Category Archives: precepting

Risks, Benefits, and the “Invisible Bag”

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Richard F. Mitchell, MD, MS

“Did you discuss prostate cancer screening with your patient?”

“I did, but…”

“But what?”

“Well, it was strange, but as I was discussing the risks and benefits, the patient just looked at me and said, ‘This is confusing, can’t you just tell me what I should do? What would you do if it was you?’”

Has something like this happened to you while you were precepting residents? Has it happened to you when you were talking to your own patients? In this age of patient-centered care, we teach our residents to involve patients in shared decision making. How do you counsel a resident working with a patient who doesn’t want to buy into that program? How do you teach your residents to respond to the question, “If it was you, what would you do?”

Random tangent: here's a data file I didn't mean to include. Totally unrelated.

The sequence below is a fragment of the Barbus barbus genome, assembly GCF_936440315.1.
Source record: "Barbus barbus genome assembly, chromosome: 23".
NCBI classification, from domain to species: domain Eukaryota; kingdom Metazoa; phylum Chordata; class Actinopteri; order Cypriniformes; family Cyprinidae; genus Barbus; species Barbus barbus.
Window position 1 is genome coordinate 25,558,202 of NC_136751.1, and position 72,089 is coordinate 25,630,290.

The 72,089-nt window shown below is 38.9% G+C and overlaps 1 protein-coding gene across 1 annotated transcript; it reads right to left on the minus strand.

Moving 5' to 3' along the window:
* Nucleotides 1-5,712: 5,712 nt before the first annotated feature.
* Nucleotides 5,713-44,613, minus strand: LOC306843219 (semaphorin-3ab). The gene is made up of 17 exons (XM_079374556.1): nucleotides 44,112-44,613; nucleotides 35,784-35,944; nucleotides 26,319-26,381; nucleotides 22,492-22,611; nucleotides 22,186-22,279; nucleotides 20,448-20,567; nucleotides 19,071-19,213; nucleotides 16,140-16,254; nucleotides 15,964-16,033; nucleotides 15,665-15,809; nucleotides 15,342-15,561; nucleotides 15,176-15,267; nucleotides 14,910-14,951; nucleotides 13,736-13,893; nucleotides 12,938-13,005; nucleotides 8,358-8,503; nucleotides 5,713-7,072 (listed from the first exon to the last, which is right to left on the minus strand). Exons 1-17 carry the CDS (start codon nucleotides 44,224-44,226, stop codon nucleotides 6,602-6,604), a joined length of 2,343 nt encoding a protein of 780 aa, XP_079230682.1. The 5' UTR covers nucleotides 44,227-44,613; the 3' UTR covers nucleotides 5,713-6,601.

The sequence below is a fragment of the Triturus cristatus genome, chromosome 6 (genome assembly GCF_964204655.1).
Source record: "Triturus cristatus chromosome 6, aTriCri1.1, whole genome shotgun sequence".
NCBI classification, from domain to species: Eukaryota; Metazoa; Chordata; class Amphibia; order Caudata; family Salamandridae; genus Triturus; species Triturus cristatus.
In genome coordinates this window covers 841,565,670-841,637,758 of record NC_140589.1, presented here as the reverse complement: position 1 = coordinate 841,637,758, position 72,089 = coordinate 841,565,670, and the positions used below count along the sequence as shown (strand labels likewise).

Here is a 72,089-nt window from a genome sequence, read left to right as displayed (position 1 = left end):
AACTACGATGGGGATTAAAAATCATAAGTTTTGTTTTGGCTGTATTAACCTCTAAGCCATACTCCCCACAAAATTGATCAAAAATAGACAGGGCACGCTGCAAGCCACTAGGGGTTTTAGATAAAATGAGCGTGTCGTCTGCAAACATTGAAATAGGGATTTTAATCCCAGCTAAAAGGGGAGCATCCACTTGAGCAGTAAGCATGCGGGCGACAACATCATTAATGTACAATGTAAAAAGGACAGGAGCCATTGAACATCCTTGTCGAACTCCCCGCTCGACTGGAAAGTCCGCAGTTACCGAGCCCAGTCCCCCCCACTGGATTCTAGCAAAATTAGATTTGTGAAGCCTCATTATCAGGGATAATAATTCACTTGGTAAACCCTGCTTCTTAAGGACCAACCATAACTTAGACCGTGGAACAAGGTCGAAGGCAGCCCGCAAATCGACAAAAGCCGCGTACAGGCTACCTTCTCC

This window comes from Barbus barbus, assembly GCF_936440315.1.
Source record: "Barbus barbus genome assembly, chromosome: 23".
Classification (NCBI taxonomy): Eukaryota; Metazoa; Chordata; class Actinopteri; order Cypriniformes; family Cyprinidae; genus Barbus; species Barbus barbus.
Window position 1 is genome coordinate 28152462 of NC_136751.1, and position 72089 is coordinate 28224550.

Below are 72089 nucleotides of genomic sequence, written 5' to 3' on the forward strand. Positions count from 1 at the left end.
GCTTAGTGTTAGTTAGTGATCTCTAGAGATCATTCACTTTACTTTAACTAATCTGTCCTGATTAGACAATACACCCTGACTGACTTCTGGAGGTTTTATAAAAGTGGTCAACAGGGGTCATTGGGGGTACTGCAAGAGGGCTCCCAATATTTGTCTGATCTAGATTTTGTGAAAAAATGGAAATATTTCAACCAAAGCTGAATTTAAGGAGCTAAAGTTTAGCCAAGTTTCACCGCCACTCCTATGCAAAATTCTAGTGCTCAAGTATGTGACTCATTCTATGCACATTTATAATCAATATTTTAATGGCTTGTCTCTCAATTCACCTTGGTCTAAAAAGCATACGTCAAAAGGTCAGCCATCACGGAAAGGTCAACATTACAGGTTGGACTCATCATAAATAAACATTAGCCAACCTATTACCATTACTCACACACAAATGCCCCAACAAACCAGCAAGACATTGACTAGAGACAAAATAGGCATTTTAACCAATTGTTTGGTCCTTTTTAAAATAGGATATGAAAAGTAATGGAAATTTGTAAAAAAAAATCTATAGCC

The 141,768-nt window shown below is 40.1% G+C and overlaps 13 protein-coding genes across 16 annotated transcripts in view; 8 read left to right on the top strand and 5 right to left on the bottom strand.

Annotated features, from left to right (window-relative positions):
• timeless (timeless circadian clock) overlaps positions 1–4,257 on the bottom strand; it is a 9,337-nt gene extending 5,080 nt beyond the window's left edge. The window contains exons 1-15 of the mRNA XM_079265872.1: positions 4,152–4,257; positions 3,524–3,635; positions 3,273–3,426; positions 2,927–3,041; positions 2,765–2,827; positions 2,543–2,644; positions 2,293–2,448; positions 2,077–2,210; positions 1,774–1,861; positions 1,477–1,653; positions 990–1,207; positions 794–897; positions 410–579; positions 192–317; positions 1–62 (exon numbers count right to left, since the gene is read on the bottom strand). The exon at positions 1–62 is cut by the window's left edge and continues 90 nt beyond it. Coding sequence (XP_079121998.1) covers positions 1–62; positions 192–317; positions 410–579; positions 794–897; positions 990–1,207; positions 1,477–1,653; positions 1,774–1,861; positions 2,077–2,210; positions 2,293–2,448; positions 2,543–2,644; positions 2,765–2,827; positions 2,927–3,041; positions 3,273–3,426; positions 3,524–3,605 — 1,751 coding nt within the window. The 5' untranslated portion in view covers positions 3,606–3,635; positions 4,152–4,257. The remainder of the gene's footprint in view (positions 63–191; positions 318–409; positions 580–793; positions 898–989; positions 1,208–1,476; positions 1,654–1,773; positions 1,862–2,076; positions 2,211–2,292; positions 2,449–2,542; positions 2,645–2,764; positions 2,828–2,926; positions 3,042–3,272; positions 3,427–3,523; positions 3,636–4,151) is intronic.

You might find the answer in an invisible bag.

“There is an invisible bag right in front of you. Think ‘Santa Claus sack.’ Would you like to reach in and take something out?”

“Why would I do that?”

“It’s full of $100,000 bills.”

“Yes! Can I take two?”

“No. But there’s something else you should know. The bag also has blank pieces of paper that feel exactly like $100,000 bills.”

“That’s OK—can I put my hand in now?”

“One last bit of information before you do—it’s also full of razor blades.”

“…Ah.”

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